Varroa treatment: When should you act to save your bees?

The varroa destructor, more commonly known as varroa, is a parasitic mite that haunts the dreams of beekeepers around the world. This tiny red invader attacks honey bees, weakening their immune system, making them vulnerable to diseases, and can even lead to their death.

In the face of this serious threat, the crucial question is: when should varroa be treated to effectively protect your bees and ensure the health of your hive?

Fortunately, there are solutions to fight this parasite. But to optimize the effectiveness of the treatment and minimize the risks for your bees, it is essential to understand its life cycle and choose the right time to act.

Varroa, an enemy lurking in the shadow of the brood

To define the best period of intervention, it is necessary to shed light on the lifestyle of varroa. This parasite reproduces and spends a large part of its existence inside the brood, the beating heart of the hive where future bees develop.

Female varroa, true unwanted squatters, sneakily enter cells occupied by bee larvae. Once installed, they feed on the hemolymph (equivalent of blood in insects) of their host, causing its weakening.

At the same time, the female lays her eggs inside the sealed cell. The varroa larvae then develop at the expense of the bee larva, emerge at adult age and perpetuate the vicious cycle.

Window of action: autumn, strategic period to counter the invasion

Based on the varroa life cycle, two key periods emerge for treatment:

  1. Autumn, undisputed champion of the anti-varroa fight

This is the most popular period among beekeepers to treat varroa. Several reasons explain this strategic choice:

Varroa population at its lowest: At the end of the beekeeping season, the bees' laying activity decreases. The number of brood cells available is drastically reduced, limiting the multiplication of varroa. Intervention at this time allows for more effective targeting of the parasites present.

Minimal impact on bees: In autumn, bees gather inside the hive to spend the winter. This period of lesser activity is ideal for administering treatment without excessively disturbing the colony.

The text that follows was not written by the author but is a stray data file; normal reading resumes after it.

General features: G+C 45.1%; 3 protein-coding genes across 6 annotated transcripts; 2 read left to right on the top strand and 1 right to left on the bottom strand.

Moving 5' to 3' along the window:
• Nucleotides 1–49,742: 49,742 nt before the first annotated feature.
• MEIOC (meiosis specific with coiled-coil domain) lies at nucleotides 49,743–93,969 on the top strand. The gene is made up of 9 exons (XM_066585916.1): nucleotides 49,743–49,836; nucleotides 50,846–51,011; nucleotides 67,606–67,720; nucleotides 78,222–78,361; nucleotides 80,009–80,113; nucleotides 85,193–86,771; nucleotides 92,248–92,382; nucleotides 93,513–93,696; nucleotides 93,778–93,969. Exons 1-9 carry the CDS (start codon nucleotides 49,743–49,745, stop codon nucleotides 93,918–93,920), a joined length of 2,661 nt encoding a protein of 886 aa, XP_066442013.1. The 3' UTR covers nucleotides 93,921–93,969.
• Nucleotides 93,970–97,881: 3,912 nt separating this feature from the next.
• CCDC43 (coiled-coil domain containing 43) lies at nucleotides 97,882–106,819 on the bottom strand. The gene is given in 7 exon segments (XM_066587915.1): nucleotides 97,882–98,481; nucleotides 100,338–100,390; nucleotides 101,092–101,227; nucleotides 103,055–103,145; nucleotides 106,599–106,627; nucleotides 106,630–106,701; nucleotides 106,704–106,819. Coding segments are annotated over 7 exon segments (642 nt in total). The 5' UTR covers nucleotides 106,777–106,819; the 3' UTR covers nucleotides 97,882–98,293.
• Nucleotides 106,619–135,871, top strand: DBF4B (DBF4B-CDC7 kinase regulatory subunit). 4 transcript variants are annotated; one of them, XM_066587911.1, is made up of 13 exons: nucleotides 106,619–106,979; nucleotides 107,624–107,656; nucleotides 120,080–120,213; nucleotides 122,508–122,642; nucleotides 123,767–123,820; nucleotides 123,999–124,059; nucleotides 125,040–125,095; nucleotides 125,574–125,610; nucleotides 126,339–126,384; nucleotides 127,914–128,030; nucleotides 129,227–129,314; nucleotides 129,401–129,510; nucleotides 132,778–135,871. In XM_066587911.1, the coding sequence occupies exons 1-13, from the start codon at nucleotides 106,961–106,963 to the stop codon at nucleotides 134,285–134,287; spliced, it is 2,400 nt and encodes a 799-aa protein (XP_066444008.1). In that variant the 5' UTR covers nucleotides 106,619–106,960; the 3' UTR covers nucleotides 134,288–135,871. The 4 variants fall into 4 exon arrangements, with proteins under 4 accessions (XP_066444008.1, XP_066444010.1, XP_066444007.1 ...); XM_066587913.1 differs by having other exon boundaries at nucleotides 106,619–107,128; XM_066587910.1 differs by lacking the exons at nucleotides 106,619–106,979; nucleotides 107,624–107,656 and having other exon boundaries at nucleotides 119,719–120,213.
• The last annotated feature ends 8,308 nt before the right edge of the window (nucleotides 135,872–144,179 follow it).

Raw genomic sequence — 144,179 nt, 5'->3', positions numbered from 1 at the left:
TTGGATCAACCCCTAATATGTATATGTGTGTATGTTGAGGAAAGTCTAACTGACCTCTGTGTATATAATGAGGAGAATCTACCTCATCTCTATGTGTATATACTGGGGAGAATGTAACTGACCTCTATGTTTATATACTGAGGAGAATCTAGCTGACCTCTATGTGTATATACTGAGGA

1. Spring, a complementary intervention for critical cases

Spring treatment may prove necessary if the varroa infestation was particularly severe the previous autumn. This action helps to curb the proliferation of the parasite before it reaches alarming levels at the heart of the beekeeping season.

Beekeeper's arsenal: choosing the right weapon against varroa

In the face of the sworn enemy of bees, the beekeeper has a varied therapeutic arsenal. Each treatment has advantages and disadvantages that should be considered according to the apicultural context and the well-being of the colonies.

Here are some commonly used treatments:

  • Oxalic acid, the ecological ally: Naturally present in beetroot and sorrel, oxalic acid is an effective and relatively inexpensive treatment. Applied in the form of droplets on bees grouped together in winter, it allows for the elimination of a large part of the varroas. Its main asset? Its ecological character, minimizing the impact on the environment and honey.
  • Formaldehyde, a double-edged sword: Effective against varroa, formaldehyde is a treatment to be handled with caution. Its use in the form of fumigation in winter can prove dangerous for bees and the beekeeper if it is not applied in strict compliance with safety instructions.
  • Synthetic acaricides, a fallback solution: There is a wide range of synthetic acaricides available in the form of strips placed in the hive or sugar water baths. These
  • Stop Varroa Treatment: Stop Varroa, the revolutionary solution to fight varroa in an organic and easy-to-use way, guarantees a success rate of 100 % by completely eliminating the varroa colony within 24 hours. Its simple application consists of lifting the frames one by one and spraying both sides with the product. Stop Varroa is not only effective, but also environmentally friendly and safe for bees. It is certified for use in organic beekeeping and leaves no residue in honey.

Choose peace of mind and the health of your hives with Stop Varroa, the 100% effective, natural and safe anti-varroa treatment.